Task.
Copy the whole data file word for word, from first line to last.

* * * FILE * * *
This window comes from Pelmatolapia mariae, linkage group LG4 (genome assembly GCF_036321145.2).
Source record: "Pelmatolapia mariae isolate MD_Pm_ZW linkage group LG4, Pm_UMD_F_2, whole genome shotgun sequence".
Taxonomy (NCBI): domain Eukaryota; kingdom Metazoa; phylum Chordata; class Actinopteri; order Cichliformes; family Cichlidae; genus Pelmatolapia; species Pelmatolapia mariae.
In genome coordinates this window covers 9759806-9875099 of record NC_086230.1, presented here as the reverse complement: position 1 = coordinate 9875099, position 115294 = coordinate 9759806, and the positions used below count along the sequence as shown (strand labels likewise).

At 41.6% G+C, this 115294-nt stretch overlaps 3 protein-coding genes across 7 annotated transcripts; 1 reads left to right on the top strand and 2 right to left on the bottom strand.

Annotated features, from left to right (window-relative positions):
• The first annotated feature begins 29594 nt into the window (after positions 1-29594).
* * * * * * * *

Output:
This window comes from Pelmatolapia mariae, linkage group LG4 (genome assembly GCF_036321145.2).
Source record: "Pelmatolapia mariae isolate MD_Pm_ZW linkage group LG4, Pm_UMD_F_2, whole genome shotgun sequence".
Taxonomy (NCBI): domain Eukaryota; kingdom Metazoa; phylum Chordata; class Actinopteri; order Cichliformes; family Cichlidae; genus Pelmatolapia; species Pelmatolapia mariae.
In genome coordinates this window covers 9759806-9875099 of record NC_086230.1, presented here as the reverse complement: position 1 = coordinate 9875099, position 115294 = coordinate 9759806, and the positions used below count along the sequence as shown (strand labels likewise).

At 41.6% G+C, this 115294-nt stretch overlaps 3 protein-coding genes across 7 annotated transcripts; 1 reads left to right on the top strand and 2 right to left on the bottom strand.

Annotated features, from left to right (window-relative positions):
• The first annotated feature begins 29594 nt into the window (after positions 1-29594).